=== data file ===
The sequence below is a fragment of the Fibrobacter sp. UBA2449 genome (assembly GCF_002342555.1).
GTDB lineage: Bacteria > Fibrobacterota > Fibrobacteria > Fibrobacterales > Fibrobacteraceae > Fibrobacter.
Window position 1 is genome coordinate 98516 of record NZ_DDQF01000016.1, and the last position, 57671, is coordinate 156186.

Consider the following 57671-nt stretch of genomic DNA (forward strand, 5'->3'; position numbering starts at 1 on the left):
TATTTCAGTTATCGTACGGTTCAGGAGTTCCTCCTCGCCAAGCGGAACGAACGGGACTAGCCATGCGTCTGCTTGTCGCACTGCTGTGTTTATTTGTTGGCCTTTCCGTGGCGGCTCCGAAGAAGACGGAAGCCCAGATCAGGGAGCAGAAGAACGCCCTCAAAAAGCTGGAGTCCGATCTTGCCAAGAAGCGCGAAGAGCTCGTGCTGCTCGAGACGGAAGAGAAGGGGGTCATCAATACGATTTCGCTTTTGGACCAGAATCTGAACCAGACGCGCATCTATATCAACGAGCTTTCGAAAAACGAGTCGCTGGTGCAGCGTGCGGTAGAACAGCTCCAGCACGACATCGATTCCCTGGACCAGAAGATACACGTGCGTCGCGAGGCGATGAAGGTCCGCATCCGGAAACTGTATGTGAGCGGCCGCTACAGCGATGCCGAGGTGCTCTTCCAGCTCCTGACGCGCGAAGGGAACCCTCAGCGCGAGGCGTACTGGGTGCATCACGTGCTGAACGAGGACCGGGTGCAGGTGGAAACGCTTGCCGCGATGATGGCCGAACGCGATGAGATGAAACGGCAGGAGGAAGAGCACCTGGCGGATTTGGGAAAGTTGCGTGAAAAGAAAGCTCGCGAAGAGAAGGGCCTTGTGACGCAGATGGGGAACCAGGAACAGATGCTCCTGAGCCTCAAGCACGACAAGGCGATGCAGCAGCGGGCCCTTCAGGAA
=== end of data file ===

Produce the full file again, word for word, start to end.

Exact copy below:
The sequence below is a fragment of the Fibrobacter sp. UBA2449 genome (assembly GCF_002342555.1).
GTDB lineage: Bacteria > Fibrobacterota > Fibrobacteria > Fibrobacterales > Fibrobacteraceae > Fibrobacter.
Window position 1 is genome coordinate 98516 of record NZ_DDQF01000016.1, and the last position, 57671, is coordinate 156186.

Consider the following 57671-nt stretch of genomic DNA (forward strand, 5'->3'; position numbering starts at 1 on the left):
TATTTCAGTTATCGTACGGTTCAGGAGTTCCTCCTCGCCAAGCGGAACGAACGGGACTAGCCATGCGTCTGCTTGTCGCACTGCTGTGTTTATTTGTTGGCCTTTCCGTGGCGGCTCCGAAGAAGACGGAAGCCCAGATCAGGGAGCAGAAGAACGCCCTCAAAAAGCTGGAGTCCGATCTTGCCAAGAAGCGCGAAGAGCTCGTGCTGCTCGAGACGGAAGAGAAGGGGGTCATCAATACGATTTCGCTTTTGGACCAGAATCTGAACCAGACGCGCATCTATATCAACGAGCTTTCGAAAAACGAGTCGCTGGTGCAGCGTGCGGTAGAACAGCTCCAGCACGACATCGATTCCCTGGACCAGAAGATACACGTGCGTCGCGAGGCGATGAAGGTCCGCATCCGGAAACTGTATGTGAGCGGCCGCTACAGCGATGCCGAGGTGCTCTTCCAGCTCCTGACGCGCGAAGGGAACCCTCAGCGCGAGGCGTACTGGGTGCATCACGTGCTGAACGAGGACCGGGTGCAGGTGGAAACGCTTGCCGCGATGATGGCCGAACGCGATGAGATGAAACGGCAGGAGGAAGAGCACCTGGCGGATTTGGGAAAGTTGCGTGAAAAGAAAGCTCGCGAAGAGAAGGGCCTTGTGACGCAGATGGGGAACCAGGAACAGATGCTCCTGAGCCTCAAGCACGACAAGGCGATGCAGCAGCGGGCCCTTCAGGAA